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Review: The Beach House (Park Theatre)

Review by Sam Waite

Relationships you have with others are like properties you might (in another economy, perhaps) own. That person is a fixture of your life, and you reap the benefits of their continued presence, but you must also fill in cracks and make repairs on the foundations lest they collapse. With that in mind, it makes sense that the characters in The Beach House, playing now at the Park Theatre, buy their titular new home just when threats to the relationship arise.

The Beach House follows Liv and Kate, a long-term couple with a baby on the way, who decide to move to the seaside, thinking it will be a good place to raise a child. Kate’s younger sister, dancer Jenny, begins the show by jetting off to Greece for a job as a circus performer before dropping in on the happy couple unannounced. Jenny and Liv’s first meeting sees sparks begin to ignite before Kate’s revelation of sisterhood quickly stamps them out, and the two are alone in the house while Jenny works her corporate job.

The slow-burning attraction between Jenny and Liv is central to the narrative, but Liv and Kate’s relationship has increasingly prevalent issues without a third party. Jo Harper’s script masterfully balances the growing emotional affair and the established couple growing apart – songwriter Liv’s failures to meet record label deadlines or keep promises about household chores are clear problems but not a continual topic of conversation. Harper’s trio of characters interact like real people, stepping carefully around issues while clearly anxious to make their main point.

Two Gemmas – Lawrence and Barnett – appear as would-be lovers Liv and Jenny respectively. Lawrence is charming in the play’s earlier moments, and does well at gradually peeling back her character’s layers to reveal a troubled young woman struggling to meet expectations. As Jenny, Barnett manages the delicate balancing act of portraying not just the more likeable, more approachable sister, but also the jealous one who wants what her older sibling has. She only interacts with one of the others at a time, and with her continued mannerisms and body language she almost creates two entirely different people, forming an evident divide between her real self and how she acts with her sister.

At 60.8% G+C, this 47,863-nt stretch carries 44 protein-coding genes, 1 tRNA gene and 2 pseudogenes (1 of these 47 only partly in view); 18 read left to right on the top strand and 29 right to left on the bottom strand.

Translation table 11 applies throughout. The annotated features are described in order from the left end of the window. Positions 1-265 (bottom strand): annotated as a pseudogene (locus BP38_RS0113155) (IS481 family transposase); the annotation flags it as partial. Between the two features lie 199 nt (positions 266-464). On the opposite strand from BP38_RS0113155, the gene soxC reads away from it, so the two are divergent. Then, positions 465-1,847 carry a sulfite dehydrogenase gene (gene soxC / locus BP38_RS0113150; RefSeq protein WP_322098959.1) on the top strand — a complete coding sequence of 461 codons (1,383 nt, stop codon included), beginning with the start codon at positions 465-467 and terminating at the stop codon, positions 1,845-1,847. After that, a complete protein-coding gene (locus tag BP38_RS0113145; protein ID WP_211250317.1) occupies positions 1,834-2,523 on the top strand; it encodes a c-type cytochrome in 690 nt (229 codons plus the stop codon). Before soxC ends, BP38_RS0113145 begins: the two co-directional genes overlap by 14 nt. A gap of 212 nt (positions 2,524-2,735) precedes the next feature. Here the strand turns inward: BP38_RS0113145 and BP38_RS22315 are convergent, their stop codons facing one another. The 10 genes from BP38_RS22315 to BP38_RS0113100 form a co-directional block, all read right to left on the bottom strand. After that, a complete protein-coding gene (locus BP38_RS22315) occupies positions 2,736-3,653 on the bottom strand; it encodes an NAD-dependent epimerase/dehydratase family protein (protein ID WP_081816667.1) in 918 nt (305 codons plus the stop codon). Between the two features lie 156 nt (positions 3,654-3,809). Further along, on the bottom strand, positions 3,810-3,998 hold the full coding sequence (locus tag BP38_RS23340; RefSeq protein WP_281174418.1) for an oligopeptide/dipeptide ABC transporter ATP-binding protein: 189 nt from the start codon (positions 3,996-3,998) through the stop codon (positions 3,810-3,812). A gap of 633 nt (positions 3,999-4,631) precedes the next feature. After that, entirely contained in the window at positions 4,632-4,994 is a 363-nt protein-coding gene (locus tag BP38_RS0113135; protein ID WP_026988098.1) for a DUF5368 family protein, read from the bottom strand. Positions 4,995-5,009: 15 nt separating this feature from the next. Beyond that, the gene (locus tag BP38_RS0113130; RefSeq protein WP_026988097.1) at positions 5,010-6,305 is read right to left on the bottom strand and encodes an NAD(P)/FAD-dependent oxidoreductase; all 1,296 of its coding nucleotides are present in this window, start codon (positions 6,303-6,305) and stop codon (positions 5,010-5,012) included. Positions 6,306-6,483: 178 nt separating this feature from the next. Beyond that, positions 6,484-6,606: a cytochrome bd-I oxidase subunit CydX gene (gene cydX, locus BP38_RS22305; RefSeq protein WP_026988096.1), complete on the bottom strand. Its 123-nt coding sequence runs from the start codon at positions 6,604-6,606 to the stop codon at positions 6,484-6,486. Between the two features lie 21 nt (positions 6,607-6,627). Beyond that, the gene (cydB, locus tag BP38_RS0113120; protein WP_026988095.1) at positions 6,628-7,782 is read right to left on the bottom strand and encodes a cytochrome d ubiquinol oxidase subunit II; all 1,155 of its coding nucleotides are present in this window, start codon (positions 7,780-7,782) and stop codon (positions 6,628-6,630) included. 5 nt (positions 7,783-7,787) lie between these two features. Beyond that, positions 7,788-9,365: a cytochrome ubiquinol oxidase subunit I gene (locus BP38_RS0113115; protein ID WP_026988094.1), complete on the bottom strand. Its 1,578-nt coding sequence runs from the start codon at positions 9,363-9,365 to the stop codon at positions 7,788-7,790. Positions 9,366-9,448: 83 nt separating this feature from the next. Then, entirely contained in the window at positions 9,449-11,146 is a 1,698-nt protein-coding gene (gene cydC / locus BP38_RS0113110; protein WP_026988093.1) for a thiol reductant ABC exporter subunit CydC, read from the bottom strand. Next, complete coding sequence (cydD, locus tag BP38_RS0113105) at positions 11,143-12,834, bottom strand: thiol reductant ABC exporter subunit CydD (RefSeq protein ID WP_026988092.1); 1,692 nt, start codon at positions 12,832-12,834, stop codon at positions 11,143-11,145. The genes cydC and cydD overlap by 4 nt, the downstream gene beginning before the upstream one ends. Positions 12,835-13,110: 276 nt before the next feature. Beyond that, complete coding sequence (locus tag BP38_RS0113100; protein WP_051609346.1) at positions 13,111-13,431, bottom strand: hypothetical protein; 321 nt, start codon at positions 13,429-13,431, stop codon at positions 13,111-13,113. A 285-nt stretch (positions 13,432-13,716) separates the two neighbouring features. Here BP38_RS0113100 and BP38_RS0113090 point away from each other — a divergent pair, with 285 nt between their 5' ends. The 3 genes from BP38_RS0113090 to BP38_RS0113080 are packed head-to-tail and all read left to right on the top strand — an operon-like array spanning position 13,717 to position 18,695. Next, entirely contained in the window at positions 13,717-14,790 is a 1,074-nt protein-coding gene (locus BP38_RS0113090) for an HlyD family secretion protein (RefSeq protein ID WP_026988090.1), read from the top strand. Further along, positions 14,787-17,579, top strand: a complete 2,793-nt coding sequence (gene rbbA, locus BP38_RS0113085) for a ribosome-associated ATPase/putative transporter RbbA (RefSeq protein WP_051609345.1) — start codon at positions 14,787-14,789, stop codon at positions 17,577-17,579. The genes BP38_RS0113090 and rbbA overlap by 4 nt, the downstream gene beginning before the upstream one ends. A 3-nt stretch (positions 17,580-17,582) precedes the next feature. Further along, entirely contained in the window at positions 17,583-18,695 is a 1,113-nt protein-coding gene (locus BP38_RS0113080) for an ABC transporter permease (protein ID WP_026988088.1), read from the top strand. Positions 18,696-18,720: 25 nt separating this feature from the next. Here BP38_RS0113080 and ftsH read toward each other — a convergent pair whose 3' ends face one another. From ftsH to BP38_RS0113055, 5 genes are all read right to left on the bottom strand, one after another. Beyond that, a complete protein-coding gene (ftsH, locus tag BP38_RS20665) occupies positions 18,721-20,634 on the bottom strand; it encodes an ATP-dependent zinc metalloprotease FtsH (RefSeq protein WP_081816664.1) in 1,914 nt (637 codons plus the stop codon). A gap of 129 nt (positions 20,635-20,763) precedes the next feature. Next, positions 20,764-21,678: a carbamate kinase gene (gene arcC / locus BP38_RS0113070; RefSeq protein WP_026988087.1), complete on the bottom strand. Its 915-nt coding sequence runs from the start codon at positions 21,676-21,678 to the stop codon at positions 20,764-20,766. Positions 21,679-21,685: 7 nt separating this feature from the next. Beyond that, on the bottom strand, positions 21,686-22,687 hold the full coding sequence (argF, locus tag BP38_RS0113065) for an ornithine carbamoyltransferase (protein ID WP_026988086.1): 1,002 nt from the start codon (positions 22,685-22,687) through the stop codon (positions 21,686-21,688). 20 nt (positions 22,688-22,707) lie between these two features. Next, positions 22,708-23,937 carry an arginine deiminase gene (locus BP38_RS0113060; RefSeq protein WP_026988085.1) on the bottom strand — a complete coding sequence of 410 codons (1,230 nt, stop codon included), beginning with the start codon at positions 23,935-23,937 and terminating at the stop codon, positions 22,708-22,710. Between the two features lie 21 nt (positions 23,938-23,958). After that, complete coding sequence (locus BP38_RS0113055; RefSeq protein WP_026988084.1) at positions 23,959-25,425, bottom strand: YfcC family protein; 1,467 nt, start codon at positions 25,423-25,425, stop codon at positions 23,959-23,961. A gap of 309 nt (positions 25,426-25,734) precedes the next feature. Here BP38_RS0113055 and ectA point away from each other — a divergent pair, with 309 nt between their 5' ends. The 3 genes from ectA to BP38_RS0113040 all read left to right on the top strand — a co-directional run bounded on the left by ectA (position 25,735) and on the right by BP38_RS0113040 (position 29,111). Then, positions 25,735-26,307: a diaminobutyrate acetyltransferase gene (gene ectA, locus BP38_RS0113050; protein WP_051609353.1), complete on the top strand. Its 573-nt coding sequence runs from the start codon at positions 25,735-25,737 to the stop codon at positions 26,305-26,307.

Kathryn Bond was a comedic highlight of Stratford East’s recent Cinderella, and proves to be a dramatic standout here. Her Kate is simultaneously fragile and commanding, the older, more stable partner and the more nurturing, less frivolous sister. Without the script or performance feeling the need to overstate the presence of postnatal depression, Bond’s careful, calculated work makes it clear that Kate is struggling from the earliest moments of her motherhood, and that these feelings of detachment and fear shape her interactions with both her lover and her sister.

Confident direction from Bethany Pitts has helped to shape these three deeply complimentary performances – Pitts makes effective use of the smaller Park 90 space, presenting the piece in the round and creating a sense of smallness that begins as cosy and becomes more an entrapment of the characters as the simple story progresses. Wisely, she hasn't demanded histrionics from her cast, handling the emotional peaks in a human, nuanced and realistic manner, with a subtlety of emotion and more measured reactions.

The simple but multi-faceted set and costumes have been designed by Cara Evans. Using only a small selection of furniture pierces – a wooden chest, two packing boxes, a large cushion-cum/chair, and a bucket – she creates the idea of a fully realised house without any bells and whistles obstructing the view. The bucket has an increasingly frequent drip of water landing in it from the ceiling, helping to cement the idea of the house falling apart in tandem with Liv and Kate’s relationship. Laura Howard’s lighting helps to support the feeling of smallness created by the raised platform of the stage – a large square of light hangs above the set, creating the sense of a glass enclosure in which the characters live their lives under our detached observation.

While not the raciest affair, the presence of Lou Kempton as intimacy director is appreciated, and the actors' comfort with what they're asked to perform and imply greatly aids their performances. Kempton’s careful presentation of the more intimate moments also pairs beautifully with the original compositions by Holly Khan, presumably representing the songs Liv is writing – or trying to – throughout their year by the sea.

Perhaps my only major gripe is that the music cues tend to be cut short, sometimes mid-lyric. Admittedly this keeps the scene transitions from becoming awkwardly long, but creates a different awkwardness in the music feeling unfinished. This may be a deliberate choice, as Liv does miss her writing deadlines, but it felt like a timing issue for me. Other music used is existing pop music, ranging from Janelle Monáe (a great if stereotypical shorthand to introduce Jenny’s queerness) to early Carole King (exactly what a folksy songwriter would be listening to) and is generally very effective.

Well-acted and presented without obstruction, The Beach House is a delicate, moving play which will likely find an audience and could easily transfer into a larger space with little, if anything, changed. Strongly written and anchored by the nuanced and fully-realised dynamics between the trio of players, this is a promising premiere of a piece I truly hope to see more from in the future.


The Beach House plays at The Park Theatre until March 11th



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